“The current state of the art, ‘spectroscopic’ detectors, can distinguish between the harmless beta rays given off by the potassium-40 in bananas and the very dangerous gamma rays from uranium and plutonium, which are used to produce nuclear fuel and nuclear weapons. But they're expensive. In the run-up to the Olympics, China bought many detectors, at $27,000 each, from the Beijing firm RAE-KLH Technologies to check people and vehicles entering the Olympic Village, airports and other venues. The detectors, too, are limited because they can work only at choke points, such as entrances to buildings or compounds […] By contrast, to search for dirty-bomb radiation at large calls for cheaper electronics technologies, which are just now starting to become available. […] In June, Splinternet Holdings, a security firm in Norwalk, Conn., began ‘wrapping’ buildings with radiation-detecting cameras that cost less than half as much as the Chinese model. The detectors differentiate between benign and dangerous radiation, a big help for organizations such as hospitals that are trying to prevent the theft of radioactive material.” (Newsweek; 27Sep08; Benjamin Sutherland)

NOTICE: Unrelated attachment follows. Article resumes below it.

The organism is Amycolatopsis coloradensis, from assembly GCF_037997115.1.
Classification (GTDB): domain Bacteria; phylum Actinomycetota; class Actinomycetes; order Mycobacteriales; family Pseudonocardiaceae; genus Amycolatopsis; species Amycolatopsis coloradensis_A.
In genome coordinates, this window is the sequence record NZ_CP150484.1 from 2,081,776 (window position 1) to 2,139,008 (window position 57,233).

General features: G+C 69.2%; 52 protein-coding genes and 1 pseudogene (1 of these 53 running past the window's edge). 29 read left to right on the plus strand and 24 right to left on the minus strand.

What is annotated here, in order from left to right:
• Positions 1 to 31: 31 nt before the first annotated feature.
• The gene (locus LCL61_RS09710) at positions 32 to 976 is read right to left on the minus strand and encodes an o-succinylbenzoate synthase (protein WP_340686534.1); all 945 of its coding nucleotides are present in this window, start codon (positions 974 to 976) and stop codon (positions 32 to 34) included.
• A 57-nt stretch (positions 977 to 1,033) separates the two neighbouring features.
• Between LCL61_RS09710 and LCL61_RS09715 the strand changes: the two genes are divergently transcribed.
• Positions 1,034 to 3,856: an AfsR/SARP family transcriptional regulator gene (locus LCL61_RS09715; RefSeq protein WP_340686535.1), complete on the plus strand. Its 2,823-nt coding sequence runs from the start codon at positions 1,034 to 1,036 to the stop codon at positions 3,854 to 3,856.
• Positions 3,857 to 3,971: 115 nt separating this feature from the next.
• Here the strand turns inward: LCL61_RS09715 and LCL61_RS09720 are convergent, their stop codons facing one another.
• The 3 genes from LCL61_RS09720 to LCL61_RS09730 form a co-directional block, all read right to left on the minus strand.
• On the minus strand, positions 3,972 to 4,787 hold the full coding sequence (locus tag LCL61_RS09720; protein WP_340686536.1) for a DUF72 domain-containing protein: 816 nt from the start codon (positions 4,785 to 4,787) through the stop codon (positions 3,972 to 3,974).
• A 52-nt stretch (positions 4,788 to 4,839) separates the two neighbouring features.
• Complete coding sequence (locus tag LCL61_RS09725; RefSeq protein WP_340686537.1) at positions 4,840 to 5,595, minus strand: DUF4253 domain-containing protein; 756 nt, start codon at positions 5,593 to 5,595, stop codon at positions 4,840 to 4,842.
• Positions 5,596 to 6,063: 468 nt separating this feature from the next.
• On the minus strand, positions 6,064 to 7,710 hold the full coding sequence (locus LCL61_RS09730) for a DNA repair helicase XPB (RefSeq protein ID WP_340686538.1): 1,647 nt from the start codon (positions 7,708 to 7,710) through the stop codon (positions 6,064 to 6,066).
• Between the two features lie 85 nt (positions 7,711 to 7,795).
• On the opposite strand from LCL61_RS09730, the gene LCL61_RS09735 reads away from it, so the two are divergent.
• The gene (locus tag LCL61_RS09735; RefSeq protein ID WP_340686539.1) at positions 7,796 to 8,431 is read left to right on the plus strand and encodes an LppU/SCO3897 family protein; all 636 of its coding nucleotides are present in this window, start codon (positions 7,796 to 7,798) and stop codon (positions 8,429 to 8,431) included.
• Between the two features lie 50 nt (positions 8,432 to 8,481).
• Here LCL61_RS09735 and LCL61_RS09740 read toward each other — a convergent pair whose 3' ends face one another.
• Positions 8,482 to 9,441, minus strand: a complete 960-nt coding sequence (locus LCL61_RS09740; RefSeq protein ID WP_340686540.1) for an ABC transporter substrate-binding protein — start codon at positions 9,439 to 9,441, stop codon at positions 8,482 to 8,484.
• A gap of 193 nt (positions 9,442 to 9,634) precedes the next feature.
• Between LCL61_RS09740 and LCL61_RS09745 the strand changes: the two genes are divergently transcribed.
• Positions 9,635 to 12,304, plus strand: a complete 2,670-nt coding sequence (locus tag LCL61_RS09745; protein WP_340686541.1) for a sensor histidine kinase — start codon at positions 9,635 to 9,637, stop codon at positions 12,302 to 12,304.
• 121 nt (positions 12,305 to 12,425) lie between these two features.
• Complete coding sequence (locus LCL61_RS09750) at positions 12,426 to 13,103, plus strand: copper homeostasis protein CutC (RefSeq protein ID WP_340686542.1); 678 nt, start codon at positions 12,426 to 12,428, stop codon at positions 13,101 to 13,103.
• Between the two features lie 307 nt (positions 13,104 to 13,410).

terrorism News is prepared by the Chemical and Biological Weapons Nonproliferation Program of the James Martin Center for Nonproliferation Studies at the Monterey Institute of International Studies in order to bring timely and focused information to researchers and policymakers interested in the fields of chemical, biological, and radiological weapons nonproliferation and WMD terrorism.